Making between ten and twenty speeches every year at libraries and clubs and to school groups, I’m always asked questions about my writing, and one comes up fairly often: “Where do you get your ideas?” Someone always wants to know. Sometimes when I’m feeling particularly flippant I’ll swear that whenever I need some, I contact an old guy in New Jersey who sends me ten ideas for twenty-five bucks.
Once, when I was teaching an adult writing class at a college just outside Los Angeles, a woman from the group called me one afternoon.
“I have six different ideas for books,” she told me on the phone. “But I can’t think of which one to pick.”
Since she didn’t explain any of those ideas further, everything in me wanted to simply say, “Pick number four” and hang up. Instead, I said, “All of us have dozens of different ideas every day. As a writer, pick the one you’re thinking about the most.”
She thanked me profusely—and we never spoke about it again. But I’ve always felt that way—that certain ideas go in one ear and out the other while others, the really important ones, stay inside the head and cook and boil until they simply have to be written.
I recall an important and disturbing idea that eventually evolved into a Milan Jacovich book, The Dutch.
It was back in the early seventies, in Los Angeles, when I heard from a coworker on a TV show about the suicide of an acquaintance of both of ours. “She did the Dutch,” he told me. I was confused and asked him for more specifics and he stretched it out. “The Dutch Act,” he explained. “She committed suicide.”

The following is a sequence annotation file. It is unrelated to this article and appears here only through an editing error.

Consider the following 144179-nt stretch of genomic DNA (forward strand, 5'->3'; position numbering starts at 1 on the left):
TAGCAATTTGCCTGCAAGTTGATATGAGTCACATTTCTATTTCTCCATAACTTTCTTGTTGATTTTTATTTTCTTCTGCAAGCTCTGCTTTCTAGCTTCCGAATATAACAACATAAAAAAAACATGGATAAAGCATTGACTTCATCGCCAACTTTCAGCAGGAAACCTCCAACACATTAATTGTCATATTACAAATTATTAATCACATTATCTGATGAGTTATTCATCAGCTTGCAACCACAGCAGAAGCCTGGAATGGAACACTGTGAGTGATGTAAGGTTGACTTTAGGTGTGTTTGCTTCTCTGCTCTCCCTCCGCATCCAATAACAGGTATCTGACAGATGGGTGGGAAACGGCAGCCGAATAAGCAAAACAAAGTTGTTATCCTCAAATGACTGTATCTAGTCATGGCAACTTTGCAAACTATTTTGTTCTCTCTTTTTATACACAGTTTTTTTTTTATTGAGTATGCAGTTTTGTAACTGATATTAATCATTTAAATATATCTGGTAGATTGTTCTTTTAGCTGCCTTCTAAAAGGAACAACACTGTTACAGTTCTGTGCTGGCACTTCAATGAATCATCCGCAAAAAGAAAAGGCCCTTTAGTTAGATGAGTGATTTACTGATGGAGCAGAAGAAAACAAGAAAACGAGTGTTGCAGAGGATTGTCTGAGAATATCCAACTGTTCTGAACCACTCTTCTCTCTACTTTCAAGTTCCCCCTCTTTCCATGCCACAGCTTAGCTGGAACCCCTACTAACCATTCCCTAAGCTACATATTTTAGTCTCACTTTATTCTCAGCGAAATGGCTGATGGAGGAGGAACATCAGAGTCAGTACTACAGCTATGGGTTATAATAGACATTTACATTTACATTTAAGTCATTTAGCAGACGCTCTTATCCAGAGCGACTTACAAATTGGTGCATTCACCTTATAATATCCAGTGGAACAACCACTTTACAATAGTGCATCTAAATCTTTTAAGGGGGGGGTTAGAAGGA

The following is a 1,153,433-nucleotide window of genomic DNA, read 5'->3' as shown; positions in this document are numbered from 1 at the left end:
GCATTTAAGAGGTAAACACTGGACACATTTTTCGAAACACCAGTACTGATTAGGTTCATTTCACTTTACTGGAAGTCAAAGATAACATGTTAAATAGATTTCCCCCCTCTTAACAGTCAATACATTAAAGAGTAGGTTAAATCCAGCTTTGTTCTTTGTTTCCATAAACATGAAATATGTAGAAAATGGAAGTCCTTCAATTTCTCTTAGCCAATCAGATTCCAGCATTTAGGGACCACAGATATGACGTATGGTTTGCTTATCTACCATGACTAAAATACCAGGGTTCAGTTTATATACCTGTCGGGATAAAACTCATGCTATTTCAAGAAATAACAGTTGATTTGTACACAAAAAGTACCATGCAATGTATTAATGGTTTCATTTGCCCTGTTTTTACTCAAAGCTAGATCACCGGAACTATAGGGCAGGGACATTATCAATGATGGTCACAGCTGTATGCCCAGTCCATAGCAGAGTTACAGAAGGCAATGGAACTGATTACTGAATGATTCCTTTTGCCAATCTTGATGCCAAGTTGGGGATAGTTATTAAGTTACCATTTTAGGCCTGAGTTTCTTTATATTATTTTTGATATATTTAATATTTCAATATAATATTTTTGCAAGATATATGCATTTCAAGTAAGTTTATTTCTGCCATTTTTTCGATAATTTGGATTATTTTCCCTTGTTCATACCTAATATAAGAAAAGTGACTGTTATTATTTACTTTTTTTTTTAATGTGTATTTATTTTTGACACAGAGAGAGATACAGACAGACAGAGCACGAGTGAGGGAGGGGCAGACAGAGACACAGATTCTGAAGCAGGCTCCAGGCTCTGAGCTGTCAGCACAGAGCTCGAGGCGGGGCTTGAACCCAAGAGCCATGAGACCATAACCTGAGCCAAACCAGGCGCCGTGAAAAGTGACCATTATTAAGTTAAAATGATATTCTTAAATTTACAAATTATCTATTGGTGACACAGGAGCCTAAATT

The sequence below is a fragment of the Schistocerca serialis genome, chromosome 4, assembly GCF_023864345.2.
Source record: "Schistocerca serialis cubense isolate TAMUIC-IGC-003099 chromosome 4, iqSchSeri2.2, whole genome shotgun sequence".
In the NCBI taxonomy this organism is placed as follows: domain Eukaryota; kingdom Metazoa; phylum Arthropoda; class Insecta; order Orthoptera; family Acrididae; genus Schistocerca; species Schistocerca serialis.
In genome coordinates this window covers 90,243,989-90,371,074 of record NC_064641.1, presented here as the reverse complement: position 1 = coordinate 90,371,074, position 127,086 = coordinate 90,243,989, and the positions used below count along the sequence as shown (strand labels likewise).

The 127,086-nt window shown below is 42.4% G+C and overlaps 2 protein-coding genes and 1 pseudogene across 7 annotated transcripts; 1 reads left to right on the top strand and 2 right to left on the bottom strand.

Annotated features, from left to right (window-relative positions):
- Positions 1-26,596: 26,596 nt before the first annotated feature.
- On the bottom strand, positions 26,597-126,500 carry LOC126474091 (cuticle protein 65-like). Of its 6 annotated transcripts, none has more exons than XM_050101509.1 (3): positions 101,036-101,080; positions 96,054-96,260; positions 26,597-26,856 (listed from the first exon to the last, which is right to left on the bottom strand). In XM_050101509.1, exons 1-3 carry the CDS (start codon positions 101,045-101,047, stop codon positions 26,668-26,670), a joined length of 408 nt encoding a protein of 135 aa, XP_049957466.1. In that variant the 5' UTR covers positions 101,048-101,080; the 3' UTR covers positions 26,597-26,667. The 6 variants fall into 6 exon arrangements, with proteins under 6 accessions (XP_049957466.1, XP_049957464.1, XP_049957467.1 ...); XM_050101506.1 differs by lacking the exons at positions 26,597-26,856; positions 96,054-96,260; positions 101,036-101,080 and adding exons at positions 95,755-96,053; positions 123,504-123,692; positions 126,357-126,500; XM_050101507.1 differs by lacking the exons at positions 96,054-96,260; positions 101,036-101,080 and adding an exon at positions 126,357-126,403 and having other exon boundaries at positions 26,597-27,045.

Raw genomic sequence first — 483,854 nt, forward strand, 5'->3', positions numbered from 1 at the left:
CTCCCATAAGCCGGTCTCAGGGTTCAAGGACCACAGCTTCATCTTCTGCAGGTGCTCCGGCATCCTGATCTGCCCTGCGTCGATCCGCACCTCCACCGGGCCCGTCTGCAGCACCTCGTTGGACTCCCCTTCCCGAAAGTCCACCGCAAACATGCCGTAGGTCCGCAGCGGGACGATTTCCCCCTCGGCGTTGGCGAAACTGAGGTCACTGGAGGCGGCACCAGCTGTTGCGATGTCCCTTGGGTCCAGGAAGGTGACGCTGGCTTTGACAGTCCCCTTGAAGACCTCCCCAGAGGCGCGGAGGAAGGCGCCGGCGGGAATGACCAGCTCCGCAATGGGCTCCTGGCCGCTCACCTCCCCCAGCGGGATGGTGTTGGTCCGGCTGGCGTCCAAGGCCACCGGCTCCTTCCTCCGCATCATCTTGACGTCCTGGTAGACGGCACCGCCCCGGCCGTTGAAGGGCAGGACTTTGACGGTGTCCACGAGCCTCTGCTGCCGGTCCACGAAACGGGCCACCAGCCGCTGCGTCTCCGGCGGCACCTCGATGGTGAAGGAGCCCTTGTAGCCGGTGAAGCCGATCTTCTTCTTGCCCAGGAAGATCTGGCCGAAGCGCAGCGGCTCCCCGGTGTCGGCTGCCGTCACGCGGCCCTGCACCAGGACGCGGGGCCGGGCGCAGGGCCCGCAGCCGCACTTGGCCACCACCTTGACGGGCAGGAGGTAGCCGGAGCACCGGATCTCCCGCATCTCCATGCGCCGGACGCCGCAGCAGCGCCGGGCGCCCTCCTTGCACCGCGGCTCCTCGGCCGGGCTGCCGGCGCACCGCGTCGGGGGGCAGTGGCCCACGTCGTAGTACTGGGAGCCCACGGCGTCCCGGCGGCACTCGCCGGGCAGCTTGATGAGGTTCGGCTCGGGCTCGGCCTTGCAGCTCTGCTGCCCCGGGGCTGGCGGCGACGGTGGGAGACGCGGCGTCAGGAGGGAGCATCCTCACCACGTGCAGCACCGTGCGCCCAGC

That was more than a decade before I started writing detective novels, but I asked around in Hollywood and heard from several people about “the Dutch.” Not many people knew where that slang originated, but I knew when I sat down and wrote the Milan Jacovich adventure about a distraught father asking the private eye to investigate why his daughter had taken her own life.
Right from the start I decided quite easily how the character would die. The Lorain-Carnegie Bridge stretching across the Cuyahoga River—also now called “The William Hope Memorial Bridge” after the stonemason father of the late comedian/icon Bob Hope—was and is extremely beautiful because there are gigantic statues of the “Titans of Industry” wrapped around each of the bridge’s pylons. It was easy to figure out why the fictional victim had fallen from the bridge and onto the hard ground nearly two hundred feet below instead of into the water, and the more I researched the more excited I grew about putting this novel together.
I typed the first sentence of that novel: “The dark space under the Lorain-Carnegie Bridge is, I think, a singularly lousy place to die.” That one sentence really ignited my imagination, and I never let up.